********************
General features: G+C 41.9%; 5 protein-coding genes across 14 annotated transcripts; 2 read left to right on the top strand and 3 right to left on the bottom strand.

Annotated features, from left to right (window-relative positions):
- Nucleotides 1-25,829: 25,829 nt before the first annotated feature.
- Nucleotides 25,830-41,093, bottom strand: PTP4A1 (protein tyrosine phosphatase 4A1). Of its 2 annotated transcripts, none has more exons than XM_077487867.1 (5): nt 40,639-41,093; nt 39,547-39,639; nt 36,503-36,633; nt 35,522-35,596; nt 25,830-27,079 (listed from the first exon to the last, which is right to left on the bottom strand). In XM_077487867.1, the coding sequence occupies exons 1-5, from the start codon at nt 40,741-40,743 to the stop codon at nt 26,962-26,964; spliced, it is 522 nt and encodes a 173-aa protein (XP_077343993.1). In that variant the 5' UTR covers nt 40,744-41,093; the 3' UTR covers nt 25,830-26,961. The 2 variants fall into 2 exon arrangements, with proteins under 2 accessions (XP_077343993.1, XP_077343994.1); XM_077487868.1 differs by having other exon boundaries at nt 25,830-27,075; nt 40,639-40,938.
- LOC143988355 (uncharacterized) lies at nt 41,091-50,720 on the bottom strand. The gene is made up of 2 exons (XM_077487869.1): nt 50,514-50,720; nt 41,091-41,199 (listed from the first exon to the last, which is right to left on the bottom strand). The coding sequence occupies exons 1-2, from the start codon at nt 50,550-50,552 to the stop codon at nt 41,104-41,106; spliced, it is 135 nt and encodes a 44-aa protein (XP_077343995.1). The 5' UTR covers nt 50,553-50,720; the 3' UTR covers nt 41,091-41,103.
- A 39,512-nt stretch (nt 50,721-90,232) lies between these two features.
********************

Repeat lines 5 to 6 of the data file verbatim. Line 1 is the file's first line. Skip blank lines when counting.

- LOC143988355 (uncharacterized) lies at nt 41,091-50,720 on the bottom strand. The gene is made up of 2 exons (XM_077487869.1): nt 50,514-50,720; nt 41,091-41,199 (listed from the first exon to the last, which is right to left on the bottom strand). The coding sequence occupies exons 1-2, from the start codon at nt 50,550-50,552 to the stop codon at nt 41,104-41,106; spliced, it is 135 nt and encodes a 44-aa protein (XP_077343995.1). The 5' UTR covers nt 50,553-50,720; the 3' UTR covers nt 41,091-41,103.
- A 39,512-nt stretch (nt 50,721-90,232) lies between these two features.